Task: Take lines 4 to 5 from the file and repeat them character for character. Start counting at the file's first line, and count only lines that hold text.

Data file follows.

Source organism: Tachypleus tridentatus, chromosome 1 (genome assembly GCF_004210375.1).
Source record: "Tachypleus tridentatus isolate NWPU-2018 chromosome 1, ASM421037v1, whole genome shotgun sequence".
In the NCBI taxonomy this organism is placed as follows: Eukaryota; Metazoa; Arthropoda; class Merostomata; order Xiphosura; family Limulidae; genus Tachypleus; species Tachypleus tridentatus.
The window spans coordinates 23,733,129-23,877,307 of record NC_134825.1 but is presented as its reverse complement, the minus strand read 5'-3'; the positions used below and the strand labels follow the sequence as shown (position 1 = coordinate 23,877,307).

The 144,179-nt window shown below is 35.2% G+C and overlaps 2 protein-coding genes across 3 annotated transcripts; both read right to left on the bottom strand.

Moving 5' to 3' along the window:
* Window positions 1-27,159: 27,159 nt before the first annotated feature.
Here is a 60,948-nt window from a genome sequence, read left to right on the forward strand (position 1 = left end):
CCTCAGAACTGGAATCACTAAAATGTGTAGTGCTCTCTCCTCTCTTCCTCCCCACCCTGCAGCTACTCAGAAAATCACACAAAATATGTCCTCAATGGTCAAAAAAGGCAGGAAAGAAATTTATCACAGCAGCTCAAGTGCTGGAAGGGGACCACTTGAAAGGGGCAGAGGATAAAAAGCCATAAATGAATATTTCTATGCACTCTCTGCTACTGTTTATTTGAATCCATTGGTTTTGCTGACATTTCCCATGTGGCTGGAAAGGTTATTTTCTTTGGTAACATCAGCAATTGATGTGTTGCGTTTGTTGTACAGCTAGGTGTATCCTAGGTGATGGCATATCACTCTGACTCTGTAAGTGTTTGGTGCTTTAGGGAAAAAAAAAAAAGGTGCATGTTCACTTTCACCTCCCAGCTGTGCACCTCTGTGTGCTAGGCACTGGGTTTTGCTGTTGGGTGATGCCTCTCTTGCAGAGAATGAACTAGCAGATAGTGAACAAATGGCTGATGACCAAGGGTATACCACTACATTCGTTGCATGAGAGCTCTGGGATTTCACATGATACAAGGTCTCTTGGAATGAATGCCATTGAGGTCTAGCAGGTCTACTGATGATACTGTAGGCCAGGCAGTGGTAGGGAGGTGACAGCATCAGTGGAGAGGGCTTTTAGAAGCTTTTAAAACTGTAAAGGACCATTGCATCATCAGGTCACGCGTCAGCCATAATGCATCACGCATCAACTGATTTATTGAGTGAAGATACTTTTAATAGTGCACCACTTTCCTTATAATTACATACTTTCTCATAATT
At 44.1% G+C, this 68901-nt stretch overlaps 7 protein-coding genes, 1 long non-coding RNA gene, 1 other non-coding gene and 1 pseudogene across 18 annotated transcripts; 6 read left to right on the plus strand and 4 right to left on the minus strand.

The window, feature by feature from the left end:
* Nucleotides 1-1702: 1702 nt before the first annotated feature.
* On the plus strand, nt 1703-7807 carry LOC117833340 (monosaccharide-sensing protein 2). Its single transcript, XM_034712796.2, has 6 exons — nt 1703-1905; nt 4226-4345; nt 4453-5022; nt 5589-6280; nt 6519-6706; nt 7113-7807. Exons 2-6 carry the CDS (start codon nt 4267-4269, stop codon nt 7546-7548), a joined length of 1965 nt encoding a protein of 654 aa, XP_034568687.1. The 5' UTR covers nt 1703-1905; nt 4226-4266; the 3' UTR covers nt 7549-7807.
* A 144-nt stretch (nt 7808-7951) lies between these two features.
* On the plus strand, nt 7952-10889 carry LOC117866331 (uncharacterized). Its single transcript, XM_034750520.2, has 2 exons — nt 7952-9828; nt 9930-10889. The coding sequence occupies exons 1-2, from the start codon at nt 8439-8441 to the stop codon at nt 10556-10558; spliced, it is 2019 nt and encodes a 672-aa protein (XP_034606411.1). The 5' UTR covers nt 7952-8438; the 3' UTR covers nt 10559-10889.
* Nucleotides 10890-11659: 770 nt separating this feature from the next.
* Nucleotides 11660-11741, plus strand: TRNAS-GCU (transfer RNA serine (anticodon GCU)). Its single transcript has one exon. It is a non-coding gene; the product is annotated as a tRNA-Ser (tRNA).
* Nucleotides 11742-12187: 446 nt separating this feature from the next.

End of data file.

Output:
The window spans coordinates 23,733,129-23,877,307 of record NC_134825.1 but is presented as its reverse complement, the minus strand read 5'-3'; the positions used below and the strand labels follow the sequence as shown (position 1 = coordinate 23,877,307).

The 144,179-nt window shown below is 35.2% G+C and overlaps 2 protein-coding genes across 3 annotated transcripts; both read right to left on the bottom strand.